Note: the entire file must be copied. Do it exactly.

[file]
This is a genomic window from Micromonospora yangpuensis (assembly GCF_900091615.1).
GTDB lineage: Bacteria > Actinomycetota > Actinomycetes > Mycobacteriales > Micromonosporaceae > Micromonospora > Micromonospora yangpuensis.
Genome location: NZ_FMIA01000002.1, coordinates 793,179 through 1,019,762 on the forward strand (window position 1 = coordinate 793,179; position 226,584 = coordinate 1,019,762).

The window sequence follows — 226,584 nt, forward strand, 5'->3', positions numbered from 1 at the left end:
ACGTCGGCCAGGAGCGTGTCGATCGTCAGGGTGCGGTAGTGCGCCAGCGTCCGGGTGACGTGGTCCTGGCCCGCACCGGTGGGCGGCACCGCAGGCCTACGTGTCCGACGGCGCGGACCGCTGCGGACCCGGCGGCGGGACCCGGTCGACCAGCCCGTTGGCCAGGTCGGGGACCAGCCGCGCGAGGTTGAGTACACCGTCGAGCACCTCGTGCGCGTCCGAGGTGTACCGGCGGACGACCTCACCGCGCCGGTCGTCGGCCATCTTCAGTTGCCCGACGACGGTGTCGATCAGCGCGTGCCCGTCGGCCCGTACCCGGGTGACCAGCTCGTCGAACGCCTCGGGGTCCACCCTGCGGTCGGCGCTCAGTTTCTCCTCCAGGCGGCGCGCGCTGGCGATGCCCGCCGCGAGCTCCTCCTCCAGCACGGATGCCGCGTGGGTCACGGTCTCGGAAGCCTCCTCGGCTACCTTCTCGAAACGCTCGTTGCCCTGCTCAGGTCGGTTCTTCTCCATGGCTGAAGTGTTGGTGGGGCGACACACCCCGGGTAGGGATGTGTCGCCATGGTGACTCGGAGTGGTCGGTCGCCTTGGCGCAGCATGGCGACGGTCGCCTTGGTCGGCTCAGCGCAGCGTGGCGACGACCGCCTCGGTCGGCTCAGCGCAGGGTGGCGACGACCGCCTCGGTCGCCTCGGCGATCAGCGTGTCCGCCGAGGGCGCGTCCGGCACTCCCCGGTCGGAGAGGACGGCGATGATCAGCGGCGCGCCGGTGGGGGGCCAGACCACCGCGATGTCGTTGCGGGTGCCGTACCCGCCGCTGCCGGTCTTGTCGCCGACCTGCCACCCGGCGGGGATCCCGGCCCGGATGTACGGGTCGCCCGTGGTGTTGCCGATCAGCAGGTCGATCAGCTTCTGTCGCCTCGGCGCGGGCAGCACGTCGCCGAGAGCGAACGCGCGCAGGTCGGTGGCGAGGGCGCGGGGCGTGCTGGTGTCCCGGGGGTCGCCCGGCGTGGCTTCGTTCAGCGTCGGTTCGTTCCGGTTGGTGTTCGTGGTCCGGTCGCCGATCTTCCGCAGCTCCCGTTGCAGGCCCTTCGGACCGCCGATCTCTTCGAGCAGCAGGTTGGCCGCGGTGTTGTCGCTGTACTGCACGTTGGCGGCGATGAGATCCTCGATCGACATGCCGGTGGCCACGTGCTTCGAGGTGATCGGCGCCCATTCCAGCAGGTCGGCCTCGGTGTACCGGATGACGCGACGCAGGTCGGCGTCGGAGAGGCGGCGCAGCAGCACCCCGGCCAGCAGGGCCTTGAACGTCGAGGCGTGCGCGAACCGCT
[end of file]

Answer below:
This is a genomic window from Micromonospora yangpuensis (assembly GCF_900091615.1).
GTDB lineage: Bacteria > Actinomycetota > Actinomycetes > Mycobacteriales > Micromonosporaceae > Micromonospora > Micromonospora yangpuensis.
Genome location: NZ_FMIA01000002.1, coordinates 793,179 through 1,019,762 on the forward strand (window position 1 = coordinate 793,179; position 226,584 = coordinate 1,019,762).

The window sequence follows — 226,584 nt, forward strand, 5'->3', positions numbered from 1 at the left end:
ACGTCGGCCAGGAGCGTGTCGATCGTCAGGGTGCGGTAGTGCGCCAGCGTCCGGGTGACGTGGTCCTGGCCCGCACCGGTGGGCGGCACCGCAGGCCTACGTGTCCGACGGCGCGGACCGCTGCGGACCCGGCGGCGGGACCCGGTCGACCAGCCCGTTGGCCAGGTCGGGGACCAGCCGCGCGAGGTTGAGTACACCGTCGAGCACCTCGTGCGCGTCCGAGGTGTACCGGCGGACGACCTCACCGCGCCGGTCGTCGGCCATCTTCAGTTGCCCGACGACGGTGTCGATCAGCGCGTGCCCGTCGGCCCGTACCCGGGTGACCAGCTCGTCGAACGCCTCGGGGTCCACCCTGCGGTCGGCGCTCAGTTTCTCCTCCAGGCGGCGCGCGCTGGCGATGCCCGCCGCGAGCTCCTCCTCCAGCACGGATGCCGCGTGGGTCACGGTCTCGGAAGCCTCCTCGGCTACCTTCTCGAAACGCTCGTTGCCCTGCTCAGGTCGGTTCTTCTCCATGGCTGAAGTGTTGGTGGGGCGACACACCCCGGGTAGGGATGTGTCGCCATGGTGACTCGGAGTGGTCGGTCGCCTTGGCGCAGCATGGCGACGGTCGCCTTGGTCGGCTCAGCGCAGCGTGGCGACGACCGCCTCGGTCGGCTCAGCGCAGGGTGGCGACGACCGCCTCGGTCGCCTCGGCGATCAGCGTGTCCGCCGAGGGCGCGTCCGGCACTCCCCGGTCGGAGAGGACGGCGATGATCAGCGGCGCGCCGGTGGGGGGCCAGACCACCGCGATGTCGTTGCGGGTGCCGTACCCGCCGCTGCCGGTCTTGTCGCCGACCTGCCACCCGGCGGGGATCCCGGCCCGGATGTACGGGTCGCCCGTGGTGTTGCCGATCAGCAGGTCGATCAGCTTCTGTCGCCTCGGCGCGGGCAGCACGTCGCCGAGAGCGAACGCGCGCAGGTCGGTGGCGAGGGCGCGGGGCGTGCTGGTGTCCCGGGGGTCGCCCGGCGTGGCTTCGTTCAGCGTCGGTTCGTTCCGGTTGGTGTTCGTGGTCCGGTCGCCGATCTTCCGCAGCTCCCGTTGCAGGCCCTTCGGACCGCCGATCTCTTCGAGCAGCAGGTTGGCCGCGGTGTTGTCGCTGTACTGCACGTTGGCGGCGATGAGATCCTCGATCGACATGCCGGTGGCCACGTGCTTCGAGGTGATCGGCGCCCATTCCAGCAGGTCGGCCTCGGTGTACCGGATGACGCGACGCAGGTCGGCGTCGGAGAGGCGGCGCAGCAGCACCCCGGCCAGCAGGGCCTTGAACGTCGAGGCGTGCGCGAACCGCT